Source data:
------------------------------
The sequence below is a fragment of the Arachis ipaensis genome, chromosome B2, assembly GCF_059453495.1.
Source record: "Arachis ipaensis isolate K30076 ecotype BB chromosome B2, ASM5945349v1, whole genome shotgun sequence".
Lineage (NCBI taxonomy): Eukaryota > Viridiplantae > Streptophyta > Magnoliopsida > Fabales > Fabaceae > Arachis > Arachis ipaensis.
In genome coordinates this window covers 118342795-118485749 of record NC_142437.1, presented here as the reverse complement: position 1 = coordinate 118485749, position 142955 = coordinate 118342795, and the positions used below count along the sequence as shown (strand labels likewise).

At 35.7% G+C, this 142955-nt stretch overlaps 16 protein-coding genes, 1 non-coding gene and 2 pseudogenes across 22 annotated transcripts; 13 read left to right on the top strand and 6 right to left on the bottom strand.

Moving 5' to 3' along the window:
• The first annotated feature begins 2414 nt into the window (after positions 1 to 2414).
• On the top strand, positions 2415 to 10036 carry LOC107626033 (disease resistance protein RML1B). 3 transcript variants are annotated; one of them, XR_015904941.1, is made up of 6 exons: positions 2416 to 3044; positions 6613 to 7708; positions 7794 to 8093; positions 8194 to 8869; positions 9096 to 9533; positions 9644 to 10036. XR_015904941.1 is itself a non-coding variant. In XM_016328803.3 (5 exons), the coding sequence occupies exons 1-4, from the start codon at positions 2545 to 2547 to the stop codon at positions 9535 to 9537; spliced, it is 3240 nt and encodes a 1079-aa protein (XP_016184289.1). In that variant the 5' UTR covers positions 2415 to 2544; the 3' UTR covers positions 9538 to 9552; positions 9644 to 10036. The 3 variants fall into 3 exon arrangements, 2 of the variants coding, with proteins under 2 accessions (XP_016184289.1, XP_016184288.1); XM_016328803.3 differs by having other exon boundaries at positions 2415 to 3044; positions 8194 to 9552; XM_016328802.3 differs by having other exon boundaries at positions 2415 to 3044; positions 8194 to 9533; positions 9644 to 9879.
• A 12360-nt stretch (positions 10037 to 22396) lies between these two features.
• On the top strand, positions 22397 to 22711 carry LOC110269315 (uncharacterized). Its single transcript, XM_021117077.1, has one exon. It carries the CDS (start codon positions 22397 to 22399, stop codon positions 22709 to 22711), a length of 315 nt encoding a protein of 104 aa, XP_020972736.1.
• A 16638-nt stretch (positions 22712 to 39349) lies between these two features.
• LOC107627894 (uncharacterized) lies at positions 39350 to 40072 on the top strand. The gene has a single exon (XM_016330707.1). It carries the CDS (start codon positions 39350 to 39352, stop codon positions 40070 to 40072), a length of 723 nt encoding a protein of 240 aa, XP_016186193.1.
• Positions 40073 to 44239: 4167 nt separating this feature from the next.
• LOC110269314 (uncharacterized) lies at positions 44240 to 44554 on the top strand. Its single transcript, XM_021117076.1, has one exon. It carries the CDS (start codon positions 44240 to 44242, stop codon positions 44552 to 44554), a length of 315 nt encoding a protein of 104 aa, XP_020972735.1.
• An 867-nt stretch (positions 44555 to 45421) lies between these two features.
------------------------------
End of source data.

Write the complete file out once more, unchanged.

The sequence below is a fragment of the Arachis ipaensis genome, chromosome B2, assembly GCF_059453495.1.
Source record: "Arachis ipaensis isolate K30076 ecotype BB chromosome B2, ASM5945349v1, whole genome shotgun sequence".
Lineage (NCBI taxonomy): Eukaryota > Viridiplantae > Streptophyta > Magnoliopsida > Fabales > Fabaceae > Arachis > Arachis ipaensis.
In genome coordinates this window covers 118342795-118485749 of record NC_142437.1, presented here as the reverse complement: position 1 = coordinate 118485749, position 142955 = coordinate 118342795, and the positions used below count along the sequence as shown (strand labels likewise).

At 35.7% G+C, this 142955-nt stretch overlaps 16 protein-coding genes, 1 non-coding gene and 2 pseudogenes across 22 annotated transcripts; 13 read left to right on the top strand and 6 right to left on the bottom strand.

Moving 5' to 3' along the window:
• The first annotated feature begins 2414 nt into the window (after positions 1 to 2414).
• On the top strand, positions 2415 to 10036 carry LOC107626033 (disease resistance protein RML1B). 3 transcript variants are annotated; one of them, XR_015904941.1, is made up of 6 exons: positions 2416 to 3044; positions 6613 to 7708; positions 7794 to 8093; positions 8194 to 8869; positions 9096 to 9533; positions 9644 to 10036. XR_015904941.1 is itself a non-coding variant. In XM_016328803.3 (5 exons), the coding sequence occupies exons 1-4, from the start codon at positions 2545 to 2547 to the stop codon at positions 9535 to 9537; spliced, it is 3240 nt and encodes a 1079-aa protein (XP_016184289.1). In that variant the 5' UTR covers positions 2415 to 2544; the 3' UTR covers positions 9538 to 9552; positions 9644 to 10036. The 3 variants fall into 3 exon arrangements, 2 of the variants coding, with proteins under 2 accessions (XP_016184289.1, XP_016184288.1); XM_016328803.3 differs by having other exon boundaries at positions 2415 to 3044; positions 8194 to 9552; XM_016328802.3 differs by having other exon boundaries at positions 2415 to 3044; positions 8194 to 9533; positions 9644 to 9879.
• A 12360-nt stretch (positions 10037 to 22396) lies between these two features.
• On the top strand, positions 22397 to 22711 carry LOC110269315 (uncharacterized). Its single transcript, XM_021117077.1, has one exon. It carries the CDS (start codon positions 22397 to 22399, stop codon positions 22709 to 22711), a length of 315 nt encoding a protein of 104 aa, XP_020972736.1.
• A 16638-nt stretch (positions 22712 to 39349) lies between these two features.
• LOC107627894 (uncharacterized) lies at positions 39350 to 40072 on the top strand. The gene has a single exon (XM_016330707.1). It carries the CDS (start codon positions 39350 to 39352, stop codon positions 40070 to 40072), a length of 723 nt encoding a protein of 240 aa, XP_016186193.1.
• Positions 40073 to 44239: 4167 nt separating this feature from the next.
• LOC110269314 (uncharacterized) lies at positions 44240 to 44554 on the top strand. Its single transcript, XM_021117076.1, has one exon. It carries the CDS (start codon positions 44240 to 44242, stop codon positions 44552 to 44554), a length of 315 nt encoding a protein of 104 aa, XP_020972735.1.
• An 867-nt stretch (positions 44555 to 45421) lies between these two features.